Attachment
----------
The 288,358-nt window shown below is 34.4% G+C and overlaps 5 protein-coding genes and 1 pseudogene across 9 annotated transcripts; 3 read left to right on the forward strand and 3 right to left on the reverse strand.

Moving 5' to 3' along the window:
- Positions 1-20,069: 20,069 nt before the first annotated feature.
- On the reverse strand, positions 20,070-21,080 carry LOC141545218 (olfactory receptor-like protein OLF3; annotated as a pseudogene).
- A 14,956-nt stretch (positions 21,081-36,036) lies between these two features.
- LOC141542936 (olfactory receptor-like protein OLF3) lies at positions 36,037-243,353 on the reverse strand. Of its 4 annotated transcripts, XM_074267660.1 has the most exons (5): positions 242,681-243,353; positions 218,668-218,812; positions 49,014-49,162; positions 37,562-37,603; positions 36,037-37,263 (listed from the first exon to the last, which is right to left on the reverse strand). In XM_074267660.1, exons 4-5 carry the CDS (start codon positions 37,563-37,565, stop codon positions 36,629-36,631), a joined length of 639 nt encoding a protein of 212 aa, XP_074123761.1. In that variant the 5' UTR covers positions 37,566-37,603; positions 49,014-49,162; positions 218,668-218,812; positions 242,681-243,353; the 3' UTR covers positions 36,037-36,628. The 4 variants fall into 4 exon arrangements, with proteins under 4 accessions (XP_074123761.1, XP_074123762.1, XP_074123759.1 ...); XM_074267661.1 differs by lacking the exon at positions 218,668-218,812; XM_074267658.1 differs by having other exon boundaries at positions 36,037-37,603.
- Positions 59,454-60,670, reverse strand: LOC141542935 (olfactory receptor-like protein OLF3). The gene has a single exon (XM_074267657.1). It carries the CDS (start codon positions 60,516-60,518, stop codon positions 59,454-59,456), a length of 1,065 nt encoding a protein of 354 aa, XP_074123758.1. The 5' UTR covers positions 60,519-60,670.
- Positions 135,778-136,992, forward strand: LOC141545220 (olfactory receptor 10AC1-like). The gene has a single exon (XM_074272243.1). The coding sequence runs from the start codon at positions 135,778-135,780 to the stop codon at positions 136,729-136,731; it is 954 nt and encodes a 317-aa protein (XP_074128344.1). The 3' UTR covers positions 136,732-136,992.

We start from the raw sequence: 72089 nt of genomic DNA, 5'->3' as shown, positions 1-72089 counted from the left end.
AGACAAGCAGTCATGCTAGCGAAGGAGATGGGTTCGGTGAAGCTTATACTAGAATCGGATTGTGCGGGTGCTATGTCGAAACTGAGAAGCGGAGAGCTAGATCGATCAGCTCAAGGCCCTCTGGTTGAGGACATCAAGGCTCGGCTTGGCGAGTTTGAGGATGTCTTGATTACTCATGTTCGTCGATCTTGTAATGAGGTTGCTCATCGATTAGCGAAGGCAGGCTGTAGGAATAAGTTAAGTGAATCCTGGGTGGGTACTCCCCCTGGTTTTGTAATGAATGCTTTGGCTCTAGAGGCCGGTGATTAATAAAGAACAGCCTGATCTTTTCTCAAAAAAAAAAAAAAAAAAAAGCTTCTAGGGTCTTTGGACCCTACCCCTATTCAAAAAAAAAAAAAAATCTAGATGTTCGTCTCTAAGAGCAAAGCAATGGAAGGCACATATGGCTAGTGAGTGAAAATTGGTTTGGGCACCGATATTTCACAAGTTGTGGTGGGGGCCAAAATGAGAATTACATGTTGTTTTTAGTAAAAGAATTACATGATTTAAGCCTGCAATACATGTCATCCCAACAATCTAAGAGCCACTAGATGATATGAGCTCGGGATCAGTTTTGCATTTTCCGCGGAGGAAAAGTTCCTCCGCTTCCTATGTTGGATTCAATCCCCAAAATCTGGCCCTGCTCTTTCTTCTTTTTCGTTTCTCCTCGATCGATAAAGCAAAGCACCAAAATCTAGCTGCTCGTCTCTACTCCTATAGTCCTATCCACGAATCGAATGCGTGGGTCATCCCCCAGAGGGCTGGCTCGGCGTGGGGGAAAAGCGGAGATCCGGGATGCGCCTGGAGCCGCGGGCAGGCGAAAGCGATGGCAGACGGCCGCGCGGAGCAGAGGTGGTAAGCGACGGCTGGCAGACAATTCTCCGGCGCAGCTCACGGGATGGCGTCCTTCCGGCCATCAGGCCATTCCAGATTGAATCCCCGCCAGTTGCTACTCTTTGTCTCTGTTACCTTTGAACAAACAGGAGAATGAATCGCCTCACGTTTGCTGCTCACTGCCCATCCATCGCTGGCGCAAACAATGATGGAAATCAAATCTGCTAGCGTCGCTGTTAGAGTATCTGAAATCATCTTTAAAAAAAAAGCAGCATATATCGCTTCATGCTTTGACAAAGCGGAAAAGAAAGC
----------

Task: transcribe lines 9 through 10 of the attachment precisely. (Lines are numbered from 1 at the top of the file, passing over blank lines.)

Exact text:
We start from the raw sequence: 72089 nt of genomic DNA, 5'->3' as shown, positions 1-72089 counted from the left end.
AGACAAGCAGTCATGCTAGCGAAGGAGATGGGTTCGGTGAAGCTTATACTAGAATCGGATTGTGCGGGTGCTATGTCGAAACTGAGAAGCGGAGAGCTAGATCGATCAGCTCAAGGCCCTCTGGTTGAGGACATCAAGGCTCGGCTTGGCGAGTTTGAGGATGTCTTGATTACTCATGTTCGTCGATCTTGTAATGAGGTTGCTCATCGATTAGCGAAGGCAGGCTGTAGGAATAAGTTAAGTGAATCCTGGGTGGGTACTCCCCCTGGTTTTGTAATGAATGCTTTGGCTCTAGAGGCCGGTGATTAATAAAGAACAGCCTGATCTTTTCTCAAAAAAAAAAAAAAAAAAAAGCTTCTAGGGTCTTTGGACCCTACCCCTATTCAAAAAAAAAAAAAAATCTAGATGTTCGTCTCTAAGAGCAAAGCAATGGAAGGCACATATGGCTAGTGAGTGAAAATTGGTTTGGGCACCGATATTTCACAAGTTGTGGTGGGGGCCAAAATGAGAATTACATGTTGTTTTTAGTAAAAGAATTACATGATTTAAGCCTGCAATACATGTCATCCCAACAATCTAAGAGCCACTAGATGATATGAGCTCGGGATCAGTTTTGCATTTTCCGCGGAGGAAAAGTTCCTCCGCTTCCTATGTTGGATTCAATCCCCAAAATCTGGCCCTGCTCTTTCTTCTTTTTCGTTTCTCCTCGATCGATAAAGCAAAGCACCAAAATCTAGCTGCTCGTCTCTACTCCTATAGTCCTATCCACGAATCGAATGCGTGGGTCATCCCCCAGAGGGCTGGCTCGGCGTGGGGGAAAAGCGGAGATCCGGGATGCGCCTGGAGCCGCGGGCAGGCGAAAGCGATGGCAGACGGCCGCGCGGAGCAGAGGTGGTAAGCGACGGCTGGCAGACAATTCTCCGGCGCAGCTCACGGGATGGCGTCCTTCCGGCCATCAGGCCATTCCAGATTGAATCCCCGCCAGTTGCTACTCTTTGTCTCTGTTACCTTTGAACAAACAGGAGAATGAATCGCCTCACGTTTGCTGCTCACTGCCCATCCATCGCTGGCGCAAACAATGATGGAAATCAAATCTGCTAGCGTCGCTGTTAGAGTATCTGAAATCATCTTTAAAAAAAAAGCAGCATATATCGCTTCATGCTTTGACAAAGCGGAAAAGAAAGC